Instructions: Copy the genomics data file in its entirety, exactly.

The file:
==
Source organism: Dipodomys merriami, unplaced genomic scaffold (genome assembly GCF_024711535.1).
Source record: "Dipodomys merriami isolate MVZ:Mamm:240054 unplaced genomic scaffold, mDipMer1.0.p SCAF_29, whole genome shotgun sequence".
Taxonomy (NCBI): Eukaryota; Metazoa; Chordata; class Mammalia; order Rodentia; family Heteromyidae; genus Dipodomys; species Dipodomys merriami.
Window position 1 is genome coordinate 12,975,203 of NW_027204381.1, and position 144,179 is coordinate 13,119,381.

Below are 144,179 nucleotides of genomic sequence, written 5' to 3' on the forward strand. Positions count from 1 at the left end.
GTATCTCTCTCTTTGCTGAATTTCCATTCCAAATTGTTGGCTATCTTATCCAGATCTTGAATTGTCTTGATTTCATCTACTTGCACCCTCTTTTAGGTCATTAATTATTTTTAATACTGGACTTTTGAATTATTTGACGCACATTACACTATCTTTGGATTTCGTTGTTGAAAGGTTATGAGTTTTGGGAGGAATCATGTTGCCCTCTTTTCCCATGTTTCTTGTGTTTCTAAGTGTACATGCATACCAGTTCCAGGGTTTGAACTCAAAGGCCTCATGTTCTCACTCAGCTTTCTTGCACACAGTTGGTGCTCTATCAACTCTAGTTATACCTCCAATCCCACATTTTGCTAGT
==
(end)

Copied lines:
Source organism: Dipodomys merriami, unplaced genomic scaffold (genome assembly GCF_024711535.1).
Source record: "Dipodomys merriami isolate MVZ:Mamm:240054 unplaced genomic scaffold, mDipMer1.0.p SCAF_29, whole genome shotgun sequence".
Taxonomy (NCBI): Eukaryota; Metazoa; Chordata; class Mammalia; order Rodentia; family Heteromyidae; genus Dipodomys; species Dipodomys merriami.
Window position 1 is genome coordinate 12,975,203 of NW_027204381.1, and position 144,179 is coordinate 13,119,381.

Below are 144,179 nucleotides of genomic sequence, written 5' to 3' on the forward strand. Positions count from 1 at the left end.
GTATCTCTCTCTTTGCTGAATTTCCATTCCAAATTGTTGGCTATCTTATCCAGATCTTGAATTGTCTTGATTTCATCTACTTGCACCCTCTTTTAGGTCATTAATTATTTTTAATACTGGACTTTTGAATTATTTGACGCACATTACACTATCTTTGGATTTCGTTGTTGAAAGGTTATGAGTTTTGGGAGGAATCATGTTGCCCTCTTTTCCCATGTTTCTTGTGTTTCTAAGTGTACATGCATACCAGTTCCAGGGTTTGAACTCAAAGGCCTCATGTTCTCACTCAGCTTTCTTGCACACAGTTGGTGCTCTATCAACTCTAGTTATACCTCCAATCCCACATTTTGCTAGT